There is at least one clue earlier than the seventeenth century which indicates that the prophetess may be based in more than pure invention. In 1537, as Catholic rebels in Yorkshire rebelled against Henry VIII and his dissolution of the monasteries, the assailed king wrote a letter to the Duke of Norfolk in which he disdainfully refers to a “witch of York”.
It is perhaps the earliest reference to what may be the real Mother Shipton. As the anonymous author in an 1868 edition of Notes and Queries concluded, “Although the fact of the existence of Mother Shipton rests wholly upon Yorkshire tradition, she can scarcely be regarded as a myth.”
The British Library’s earliest listed publication about Mother Shipton is the anonymously penned 1641 The Prophesie of Mother Shipton in the raigne of King Henry the Eighth, foretelling the death of Cardinall Wolsey, etc., with fifteen subsequent texts in the seventeenth-century (including a play), and dozens more published in the intervening centuries.
One particular title was crucial to the embellishment of her myth, her biography as written by the Irish novelist Richard Head in 1667. Notes and Queries described Head as “the notorious Richard Head, author of several works of loose description.” His oeuvre included the erotic poetry of Venus Cabinet Unlock’d, the earliest slang dictionary ‘The Canting Academy’, a work of true crime about a notorious highwayman called Jackson’s Recantation, and, most significantly, a picaresque novel titled ‘The English Rogue’. That last title would become the first major fiction in English to be translated into a foreign tongue and would influence authors such as Daniel Defoe, who was inspired to write Moll Flanders based on Head’s example.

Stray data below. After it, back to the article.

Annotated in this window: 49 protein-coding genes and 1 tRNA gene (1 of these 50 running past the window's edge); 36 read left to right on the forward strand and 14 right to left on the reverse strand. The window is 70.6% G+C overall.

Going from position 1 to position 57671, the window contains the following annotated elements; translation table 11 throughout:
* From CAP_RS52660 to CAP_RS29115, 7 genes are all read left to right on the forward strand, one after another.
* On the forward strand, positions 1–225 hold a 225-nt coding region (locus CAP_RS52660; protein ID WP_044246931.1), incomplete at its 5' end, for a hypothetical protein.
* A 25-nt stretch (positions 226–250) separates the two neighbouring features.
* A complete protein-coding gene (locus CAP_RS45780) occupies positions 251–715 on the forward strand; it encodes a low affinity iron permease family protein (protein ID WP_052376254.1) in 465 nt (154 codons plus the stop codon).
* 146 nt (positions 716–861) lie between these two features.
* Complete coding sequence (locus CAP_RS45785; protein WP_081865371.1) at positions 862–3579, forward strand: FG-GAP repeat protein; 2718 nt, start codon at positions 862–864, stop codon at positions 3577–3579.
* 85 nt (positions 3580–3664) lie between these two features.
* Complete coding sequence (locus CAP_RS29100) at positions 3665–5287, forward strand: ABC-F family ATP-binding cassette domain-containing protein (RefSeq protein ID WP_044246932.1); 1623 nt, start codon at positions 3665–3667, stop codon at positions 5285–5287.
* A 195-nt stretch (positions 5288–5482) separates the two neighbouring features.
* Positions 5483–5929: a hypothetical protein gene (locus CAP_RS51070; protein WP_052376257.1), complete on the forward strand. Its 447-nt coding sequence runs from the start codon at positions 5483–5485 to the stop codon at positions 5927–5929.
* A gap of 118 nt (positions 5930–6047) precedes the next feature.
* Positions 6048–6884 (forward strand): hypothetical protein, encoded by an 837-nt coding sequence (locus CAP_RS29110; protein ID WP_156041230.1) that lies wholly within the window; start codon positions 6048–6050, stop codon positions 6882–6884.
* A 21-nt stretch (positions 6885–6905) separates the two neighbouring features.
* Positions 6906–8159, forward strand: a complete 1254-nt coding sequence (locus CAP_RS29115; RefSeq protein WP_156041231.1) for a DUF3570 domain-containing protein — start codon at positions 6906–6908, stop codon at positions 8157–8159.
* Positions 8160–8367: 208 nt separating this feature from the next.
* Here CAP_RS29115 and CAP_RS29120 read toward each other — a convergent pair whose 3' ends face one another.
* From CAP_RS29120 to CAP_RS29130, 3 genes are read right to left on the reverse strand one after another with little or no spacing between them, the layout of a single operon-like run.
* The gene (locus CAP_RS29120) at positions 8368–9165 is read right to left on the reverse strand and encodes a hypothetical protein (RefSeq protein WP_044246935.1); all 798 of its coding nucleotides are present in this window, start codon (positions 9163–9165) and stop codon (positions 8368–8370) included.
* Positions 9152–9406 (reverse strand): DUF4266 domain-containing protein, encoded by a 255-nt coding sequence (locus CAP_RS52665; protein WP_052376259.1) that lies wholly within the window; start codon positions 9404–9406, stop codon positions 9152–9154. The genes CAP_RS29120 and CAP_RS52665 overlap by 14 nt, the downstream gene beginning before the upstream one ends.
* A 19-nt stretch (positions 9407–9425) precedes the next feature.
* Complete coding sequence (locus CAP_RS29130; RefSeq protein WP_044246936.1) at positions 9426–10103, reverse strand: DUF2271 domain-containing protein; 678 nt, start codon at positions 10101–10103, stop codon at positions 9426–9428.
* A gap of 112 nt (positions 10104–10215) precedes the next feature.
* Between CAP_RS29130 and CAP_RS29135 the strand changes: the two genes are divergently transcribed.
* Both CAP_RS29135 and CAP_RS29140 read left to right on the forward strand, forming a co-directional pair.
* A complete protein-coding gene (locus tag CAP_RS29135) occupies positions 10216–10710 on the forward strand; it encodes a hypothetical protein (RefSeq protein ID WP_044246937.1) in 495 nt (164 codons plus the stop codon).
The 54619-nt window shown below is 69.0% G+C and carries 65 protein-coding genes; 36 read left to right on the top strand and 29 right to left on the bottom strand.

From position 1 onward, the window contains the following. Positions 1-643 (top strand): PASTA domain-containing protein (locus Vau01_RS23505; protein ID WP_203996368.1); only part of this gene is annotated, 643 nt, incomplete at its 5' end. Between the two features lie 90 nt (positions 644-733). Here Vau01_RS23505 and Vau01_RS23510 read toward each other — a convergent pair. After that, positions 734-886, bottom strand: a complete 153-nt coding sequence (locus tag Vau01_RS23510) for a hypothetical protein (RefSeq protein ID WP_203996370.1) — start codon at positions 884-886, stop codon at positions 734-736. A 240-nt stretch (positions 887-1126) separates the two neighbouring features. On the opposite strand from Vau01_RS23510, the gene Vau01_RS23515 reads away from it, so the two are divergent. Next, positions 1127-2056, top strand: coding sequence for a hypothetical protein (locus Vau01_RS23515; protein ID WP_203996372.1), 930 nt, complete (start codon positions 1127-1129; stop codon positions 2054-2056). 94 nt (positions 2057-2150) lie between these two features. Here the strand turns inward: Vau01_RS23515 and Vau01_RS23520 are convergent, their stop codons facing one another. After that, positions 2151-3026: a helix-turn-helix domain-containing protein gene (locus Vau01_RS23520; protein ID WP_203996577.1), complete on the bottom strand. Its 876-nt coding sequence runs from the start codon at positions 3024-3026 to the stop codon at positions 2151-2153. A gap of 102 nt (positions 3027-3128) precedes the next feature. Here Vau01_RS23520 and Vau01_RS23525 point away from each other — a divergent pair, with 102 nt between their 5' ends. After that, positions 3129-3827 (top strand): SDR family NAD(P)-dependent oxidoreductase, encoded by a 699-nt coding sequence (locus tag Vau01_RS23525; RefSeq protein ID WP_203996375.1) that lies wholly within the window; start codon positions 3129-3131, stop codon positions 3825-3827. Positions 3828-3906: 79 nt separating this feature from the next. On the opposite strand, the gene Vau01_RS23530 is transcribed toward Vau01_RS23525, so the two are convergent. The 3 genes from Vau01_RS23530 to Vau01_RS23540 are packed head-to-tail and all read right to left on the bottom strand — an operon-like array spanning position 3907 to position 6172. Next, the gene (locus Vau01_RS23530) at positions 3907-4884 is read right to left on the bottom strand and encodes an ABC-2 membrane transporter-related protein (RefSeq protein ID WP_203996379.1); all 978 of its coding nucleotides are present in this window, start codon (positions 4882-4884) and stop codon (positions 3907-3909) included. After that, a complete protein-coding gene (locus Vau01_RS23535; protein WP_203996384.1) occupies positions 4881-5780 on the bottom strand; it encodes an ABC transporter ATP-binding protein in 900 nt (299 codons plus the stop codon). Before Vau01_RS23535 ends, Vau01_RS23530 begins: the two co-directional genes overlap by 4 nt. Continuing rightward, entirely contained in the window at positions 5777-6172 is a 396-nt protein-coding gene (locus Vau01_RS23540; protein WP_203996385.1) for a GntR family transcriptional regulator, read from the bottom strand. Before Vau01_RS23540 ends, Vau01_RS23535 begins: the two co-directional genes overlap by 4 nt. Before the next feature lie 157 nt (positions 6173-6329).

Head’s ‘The Life and Death of Mother Shipton’ was responsible for the majority of invented biographical details, building upon the bare narrative scaffolding of dozens of popular pamphlets.
From Head’s imagination came details such as Agatha’s demonic wedding feast with Satan, accounts of magical feats performed by Ursula in front of worthies such as Cardinal Wolsey, and, most enduringly, the graphics and purple description of Mother Shipton’s physical appearance, which occupies hundreds of words, describing her as “very morose and big-boned”, with “very great googling, but sharp and firey eyes; her nose of an incredible and unproportionable length”.
Head then goes on for several sentences describing said nose in magnificently baroque prose, its “many crooks and turnings,” and its adornment with “many strange pimples of divers colours, as red and blue mixed, which, like vapours of brimstone, gave such a lustre to the affrighted spectators in the dead time of the night, that one of them confessed several times, that her nurse needed no other light” to assist her in the birth of the prophetess. Head offers similarly purple descriptions of Mother Shipton’s cheeks, her teeth, her mouth, her neck, her shoulders, her legs, and her toes, telling us that it was as if “her body had been screwed together piece after piece, and not rightly placed”.
In short, Head rather cruelly makes clear what Mother Shipton looked like — a witch. Although not the origin of the Shipton myth, Head’s portrait is its most enduring instance, and it has almost single-handedly propelled Mother Shipton’s rise into full-on prophetic stardom.
“The prophet is, first and foremost, a media phenomenon”, writes historian Jonathan Green in ‘Printing and Prophecy: Prognostication and Media Change 1450-1550’, and if Mother Shipton was anything, it was a veritable media phenomenon. A beneficiary of cheap print, her stock soared with the collapse of the licensing laws of the 1640s, which enabled a deluge of pamphlets ascribing to her any number of potentially contradictory predictions.
Pamphleteers during the years of the English Civil War took ample opportunity to enlist Mother Shipton as a convenient authority in propagandistic causes, both Parliamentarian and Royalist.